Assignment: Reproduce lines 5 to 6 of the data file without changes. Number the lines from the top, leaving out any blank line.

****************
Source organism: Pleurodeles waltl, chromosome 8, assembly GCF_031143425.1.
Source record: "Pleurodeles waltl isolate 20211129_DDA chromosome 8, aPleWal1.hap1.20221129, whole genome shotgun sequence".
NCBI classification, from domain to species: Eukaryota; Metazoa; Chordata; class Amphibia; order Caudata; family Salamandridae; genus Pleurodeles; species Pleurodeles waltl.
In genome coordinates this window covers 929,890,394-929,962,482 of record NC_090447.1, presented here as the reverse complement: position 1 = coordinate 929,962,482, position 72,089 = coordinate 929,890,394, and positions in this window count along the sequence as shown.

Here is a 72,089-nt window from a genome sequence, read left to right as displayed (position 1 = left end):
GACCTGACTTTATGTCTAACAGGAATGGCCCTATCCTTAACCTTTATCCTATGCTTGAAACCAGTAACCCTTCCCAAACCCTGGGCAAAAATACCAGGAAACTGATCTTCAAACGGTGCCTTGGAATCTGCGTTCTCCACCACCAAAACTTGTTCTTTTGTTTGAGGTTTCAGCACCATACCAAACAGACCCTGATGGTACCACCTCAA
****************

Here is a 72,089-nt window from a genome sequence, read left to right as displayed (position 1 = left end):
GACCTGACTTTATGTCTAACAGGAATGGCCCTATCCTTAACCTTTATCCTATGCTTGAAACCAGTAACCCTTCCCAAACCCTGGGCAAAAATACCAGGAAACTGATCTTCAAACGGTGCCTTGGAATCTGCGTTCTCCACCACCAAAACTTGTTCTTTTGTTTGAGGTTTCAGCACCATACCAAACAGACCCTGATGGTACCACCTCAA